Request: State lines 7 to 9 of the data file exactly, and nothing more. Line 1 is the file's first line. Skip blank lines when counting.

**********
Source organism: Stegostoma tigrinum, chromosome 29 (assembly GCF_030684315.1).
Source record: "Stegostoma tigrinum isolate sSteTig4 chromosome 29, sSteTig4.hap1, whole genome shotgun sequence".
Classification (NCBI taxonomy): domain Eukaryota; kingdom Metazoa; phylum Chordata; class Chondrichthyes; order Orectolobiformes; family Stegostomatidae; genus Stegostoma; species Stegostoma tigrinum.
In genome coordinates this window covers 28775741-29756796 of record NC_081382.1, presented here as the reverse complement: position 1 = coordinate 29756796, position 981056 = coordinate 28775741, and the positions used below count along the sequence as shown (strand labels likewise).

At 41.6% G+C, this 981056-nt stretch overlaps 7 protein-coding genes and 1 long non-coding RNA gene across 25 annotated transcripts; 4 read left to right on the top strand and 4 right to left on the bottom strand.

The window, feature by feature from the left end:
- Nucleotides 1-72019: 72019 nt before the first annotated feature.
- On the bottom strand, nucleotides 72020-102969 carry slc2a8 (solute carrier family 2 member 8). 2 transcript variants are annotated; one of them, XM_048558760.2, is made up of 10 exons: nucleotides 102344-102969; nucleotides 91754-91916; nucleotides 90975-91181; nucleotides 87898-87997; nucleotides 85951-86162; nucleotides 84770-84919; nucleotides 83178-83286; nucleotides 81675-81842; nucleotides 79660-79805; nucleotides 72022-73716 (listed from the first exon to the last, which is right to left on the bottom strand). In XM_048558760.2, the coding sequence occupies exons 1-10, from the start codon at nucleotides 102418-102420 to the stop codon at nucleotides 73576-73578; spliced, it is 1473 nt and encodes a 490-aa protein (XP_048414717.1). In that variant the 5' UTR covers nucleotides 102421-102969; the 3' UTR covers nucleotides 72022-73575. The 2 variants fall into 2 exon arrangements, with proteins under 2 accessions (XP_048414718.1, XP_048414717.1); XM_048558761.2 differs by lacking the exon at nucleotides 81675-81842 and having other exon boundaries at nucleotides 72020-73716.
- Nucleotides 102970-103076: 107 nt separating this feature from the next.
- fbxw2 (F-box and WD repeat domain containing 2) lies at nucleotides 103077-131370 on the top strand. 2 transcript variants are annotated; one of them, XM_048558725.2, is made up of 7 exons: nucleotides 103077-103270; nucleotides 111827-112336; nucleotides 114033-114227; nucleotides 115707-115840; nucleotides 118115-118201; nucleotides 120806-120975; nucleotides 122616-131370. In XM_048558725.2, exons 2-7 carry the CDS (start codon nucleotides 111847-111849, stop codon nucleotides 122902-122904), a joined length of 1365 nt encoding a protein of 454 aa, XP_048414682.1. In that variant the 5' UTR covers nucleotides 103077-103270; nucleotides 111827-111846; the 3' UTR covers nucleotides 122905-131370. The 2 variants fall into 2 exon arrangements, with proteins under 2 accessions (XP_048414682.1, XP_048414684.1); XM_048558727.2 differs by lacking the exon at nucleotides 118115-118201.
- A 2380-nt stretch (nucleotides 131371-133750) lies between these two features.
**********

- Nucleotides 1-72019: 72019 nt before the first annotated feature.
- On the bottom strand, nucleotides 72020-102969 carry slc2a8 (solute carrier family 2 member 8). 2 transcript variants are annotated; one of them, XM_048558760.2, is made up of 10 exons: nucleotides 102344-102969; nucleotides 91754-91916; nucleotides 90975-91181; nucleotides 87898-87997; nucleotides 85951-86162; nucleotides 84770-84919; nucleotides 83178-83286; nucleotides 81675-81842; nucleotides 79660-79805; nucleotides 72022-73716 (listed from the first exon to the last, which is right to left on the bottom strand). In XM_048558760.2, the coding sequence occupies exons 1-10, from the start codon at nucleotides 102418-102420 to the stop codon at nucleotides 73576-73578; spliced, it is 1473 nt and encodes a 490-aa protein (XP_048414717.1). In that variant the 5' UTR covers nucleotides 102421-102969; the 3' UTR covers nucleotides 72022-73575. The 2 variants fall into 2 exon arrangements, with proteins under 2 accessions (XP_048414718.1, XP_048414717.1); XM_048558761.2 differs by lacking the exon at nucleotides 81675-81842 and having other exon boundaries at nucleotides 72020-73716.
- Nucleotides 102970-103076: 107 nt separating this feature from the next.